Alimentaciõns vs. Bars
It must the 3rd week now away from home. It felt more like a month, and I can keep on going, trying not to think of when it could be time to start off on our return journey.
We were finally in Teverga, Asturias.
And we got ourselves a cosy little hut right at the top of a sunny hillside. The changeable weather made it an easy decision. And yes, a bit of civilisation does the soul good.
The people were so friendly. Time seemed to stand still. I loved buying our groceries in small little alimentaciõns. Here, conversations begin.The ranger in the queue describes the wild boar he saw in the mountains, the local climber about where he has been, the mama was worried about not forgetting anything on her shopping list and where was her husband to help her carry all the bags!?
We spoke no spanish. Just bits and pieces. But this was better than having a beer at the bars.
The grocerer would explain what Fabada Asturias was, and gave us the recipe, he brought us the freshest stock from his warehouse, and we came out with a bag of goods including Morchilla and Chorizos for 4,95 Eur. OMG!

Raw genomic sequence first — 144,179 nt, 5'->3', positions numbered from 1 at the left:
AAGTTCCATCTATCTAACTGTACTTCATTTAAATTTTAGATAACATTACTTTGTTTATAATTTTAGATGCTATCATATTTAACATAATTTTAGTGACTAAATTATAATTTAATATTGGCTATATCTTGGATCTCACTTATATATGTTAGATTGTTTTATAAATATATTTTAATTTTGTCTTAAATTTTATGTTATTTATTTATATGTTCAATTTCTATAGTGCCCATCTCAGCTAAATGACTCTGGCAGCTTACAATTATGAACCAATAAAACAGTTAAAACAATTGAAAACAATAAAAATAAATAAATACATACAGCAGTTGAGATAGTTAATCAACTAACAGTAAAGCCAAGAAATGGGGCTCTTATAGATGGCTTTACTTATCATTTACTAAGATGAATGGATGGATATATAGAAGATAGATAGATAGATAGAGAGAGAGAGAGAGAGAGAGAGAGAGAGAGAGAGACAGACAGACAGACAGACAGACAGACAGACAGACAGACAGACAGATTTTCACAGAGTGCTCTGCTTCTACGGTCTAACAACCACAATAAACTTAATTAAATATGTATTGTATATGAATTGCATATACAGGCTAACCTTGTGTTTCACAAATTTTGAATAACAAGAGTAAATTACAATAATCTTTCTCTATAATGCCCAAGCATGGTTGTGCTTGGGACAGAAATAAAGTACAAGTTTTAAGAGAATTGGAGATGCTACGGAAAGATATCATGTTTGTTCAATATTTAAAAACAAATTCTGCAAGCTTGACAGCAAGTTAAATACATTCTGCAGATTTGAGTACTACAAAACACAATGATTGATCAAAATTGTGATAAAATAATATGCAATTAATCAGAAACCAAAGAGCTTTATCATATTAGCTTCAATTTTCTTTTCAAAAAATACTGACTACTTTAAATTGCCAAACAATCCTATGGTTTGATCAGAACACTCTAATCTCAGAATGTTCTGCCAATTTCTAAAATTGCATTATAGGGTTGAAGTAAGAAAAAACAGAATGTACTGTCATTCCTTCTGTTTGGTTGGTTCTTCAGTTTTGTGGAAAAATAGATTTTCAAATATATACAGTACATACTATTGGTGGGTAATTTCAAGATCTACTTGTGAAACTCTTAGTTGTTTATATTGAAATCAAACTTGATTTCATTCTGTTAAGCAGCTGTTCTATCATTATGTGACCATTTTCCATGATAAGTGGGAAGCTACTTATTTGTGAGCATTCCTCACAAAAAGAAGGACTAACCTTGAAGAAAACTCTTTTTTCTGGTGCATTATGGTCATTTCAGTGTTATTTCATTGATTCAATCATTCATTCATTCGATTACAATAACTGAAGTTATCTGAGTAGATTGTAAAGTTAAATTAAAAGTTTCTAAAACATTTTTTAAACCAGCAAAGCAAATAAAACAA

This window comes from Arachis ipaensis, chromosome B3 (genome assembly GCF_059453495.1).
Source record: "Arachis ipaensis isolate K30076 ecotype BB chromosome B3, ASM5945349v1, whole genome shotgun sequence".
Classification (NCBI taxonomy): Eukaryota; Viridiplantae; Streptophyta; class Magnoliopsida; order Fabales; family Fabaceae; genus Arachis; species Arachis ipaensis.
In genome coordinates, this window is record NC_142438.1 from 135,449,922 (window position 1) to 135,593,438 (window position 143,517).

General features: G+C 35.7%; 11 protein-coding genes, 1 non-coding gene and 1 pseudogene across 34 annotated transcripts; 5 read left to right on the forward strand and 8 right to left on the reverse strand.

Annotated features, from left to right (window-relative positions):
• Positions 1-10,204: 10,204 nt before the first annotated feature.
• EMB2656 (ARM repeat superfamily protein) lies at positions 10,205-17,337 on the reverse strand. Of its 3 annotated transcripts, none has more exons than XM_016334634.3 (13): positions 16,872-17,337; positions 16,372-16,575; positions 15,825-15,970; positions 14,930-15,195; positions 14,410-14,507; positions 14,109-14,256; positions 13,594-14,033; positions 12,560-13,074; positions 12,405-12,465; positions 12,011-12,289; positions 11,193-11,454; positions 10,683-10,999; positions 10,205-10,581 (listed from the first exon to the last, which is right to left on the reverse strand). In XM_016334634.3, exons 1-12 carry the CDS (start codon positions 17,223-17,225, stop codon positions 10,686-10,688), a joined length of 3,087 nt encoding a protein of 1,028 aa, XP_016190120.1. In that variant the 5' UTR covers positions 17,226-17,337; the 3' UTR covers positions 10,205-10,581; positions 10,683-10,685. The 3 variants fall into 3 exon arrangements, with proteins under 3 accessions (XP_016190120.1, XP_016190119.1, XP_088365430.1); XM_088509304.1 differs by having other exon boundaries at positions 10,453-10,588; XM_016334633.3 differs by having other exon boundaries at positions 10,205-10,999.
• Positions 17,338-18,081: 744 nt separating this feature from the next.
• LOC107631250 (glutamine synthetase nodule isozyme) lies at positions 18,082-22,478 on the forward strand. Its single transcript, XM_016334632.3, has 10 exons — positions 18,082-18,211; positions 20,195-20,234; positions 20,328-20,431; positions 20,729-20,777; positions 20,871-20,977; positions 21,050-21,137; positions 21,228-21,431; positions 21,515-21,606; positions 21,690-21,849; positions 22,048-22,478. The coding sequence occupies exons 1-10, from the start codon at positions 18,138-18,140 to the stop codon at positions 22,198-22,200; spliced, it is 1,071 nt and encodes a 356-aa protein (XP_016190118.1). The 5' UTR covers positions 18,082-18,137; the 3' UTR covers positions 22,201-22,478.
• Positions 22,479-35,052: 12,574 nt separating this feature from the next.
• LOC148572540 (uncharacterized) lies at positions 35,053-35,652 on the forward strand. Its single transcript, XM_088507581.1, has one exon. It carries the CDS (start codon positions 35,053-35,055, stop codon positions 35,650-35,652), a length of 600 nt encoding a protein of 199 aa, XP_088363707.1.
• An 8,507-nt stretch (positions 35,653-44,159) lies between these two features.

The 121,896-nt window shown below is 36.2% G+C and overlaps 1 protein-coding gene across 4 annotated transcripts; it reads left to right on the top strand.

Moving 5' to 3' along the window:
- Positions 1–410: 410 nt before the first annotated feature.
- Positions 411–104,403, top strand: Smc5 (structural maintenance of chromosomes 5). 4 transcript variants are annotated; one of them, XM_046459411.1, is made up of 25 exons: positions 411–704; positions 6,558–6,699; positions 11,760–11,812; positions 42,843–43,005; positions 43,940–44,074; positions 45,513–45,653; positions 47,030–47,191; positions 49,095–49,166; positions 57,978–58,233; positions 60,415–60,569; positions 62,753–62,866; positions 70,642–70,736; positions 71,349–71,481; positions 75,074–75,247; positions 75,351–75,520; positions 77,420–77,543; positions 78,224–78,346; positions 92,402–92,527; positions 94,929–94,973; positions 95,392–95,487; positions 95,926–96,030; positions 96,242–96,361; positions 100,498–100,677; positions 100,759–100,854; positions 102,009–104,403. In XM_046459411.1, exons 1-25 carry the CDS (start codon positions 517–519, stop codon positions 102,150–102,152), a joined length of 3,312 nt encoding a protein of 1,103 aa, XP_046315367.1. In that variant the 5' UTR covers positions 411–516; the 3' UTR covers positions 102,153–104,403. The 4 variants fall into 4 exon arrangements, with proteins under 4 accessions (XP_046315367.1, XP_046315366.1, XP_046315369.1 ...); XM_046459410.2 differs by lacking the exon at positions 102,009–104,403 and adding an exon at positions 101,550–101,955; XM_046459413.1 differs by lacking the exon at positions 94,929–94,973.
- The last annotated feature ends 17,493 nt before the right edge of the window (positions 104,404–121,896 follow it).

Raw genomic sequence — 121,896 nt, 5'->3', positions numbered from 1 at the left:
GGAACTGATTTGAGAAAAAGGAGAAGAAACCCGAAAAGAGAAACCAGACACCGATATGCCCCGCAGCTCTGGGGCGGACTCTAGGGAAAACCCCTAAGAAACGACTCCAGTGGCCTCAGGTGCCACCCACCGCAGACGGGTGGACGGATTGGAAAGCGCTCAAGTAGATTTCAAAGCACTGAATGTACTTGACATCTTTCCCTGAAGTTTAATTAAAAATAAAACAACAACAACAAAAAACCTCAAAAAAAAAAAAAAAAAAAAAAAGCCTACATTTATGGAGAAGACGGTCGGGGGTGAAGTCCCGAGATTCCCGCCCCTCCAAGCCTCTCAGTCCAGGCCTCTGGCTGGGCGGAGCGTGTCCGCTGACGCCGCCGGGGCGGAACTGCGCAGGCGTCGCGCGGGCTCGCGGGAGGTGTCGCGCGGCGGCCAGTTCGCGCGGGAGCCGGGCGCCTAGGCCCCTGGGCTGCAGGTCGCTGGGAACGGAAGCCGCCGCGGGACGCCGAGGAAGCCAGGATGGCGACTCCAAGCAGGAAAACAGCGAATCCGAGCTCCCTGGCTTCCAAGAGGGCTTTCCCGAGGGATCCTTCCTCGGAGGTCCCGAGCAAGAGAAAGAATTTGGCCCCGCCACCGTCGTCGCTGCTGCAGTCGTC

It was also devine to go to a butcher. Everything came out fresh from the hook. And i watched with awe as the butcher chop and de-skined a chicken. This brought back my childhood memories of the wet market. Everyone not travelling with a chopper in your travel luggage would appreciate to get your meats finely sliced.
I have been living in the wrong country all the time.
So used to getting everything ready packed in a supermarket.
The quality was superb. The poultry was meaty, soft and huge. Meats, were even larger, and so tender, no matter what you order. This is one of the reasons why I don’t only love to eat out, but also like to do the cooking myself. I adore food shopping in the southern countries. Its such an experience to have the chance to communicate with the locals and get better local quality goods far away from anything grown in a glass house.
Yeah, alimentaciõns all the way.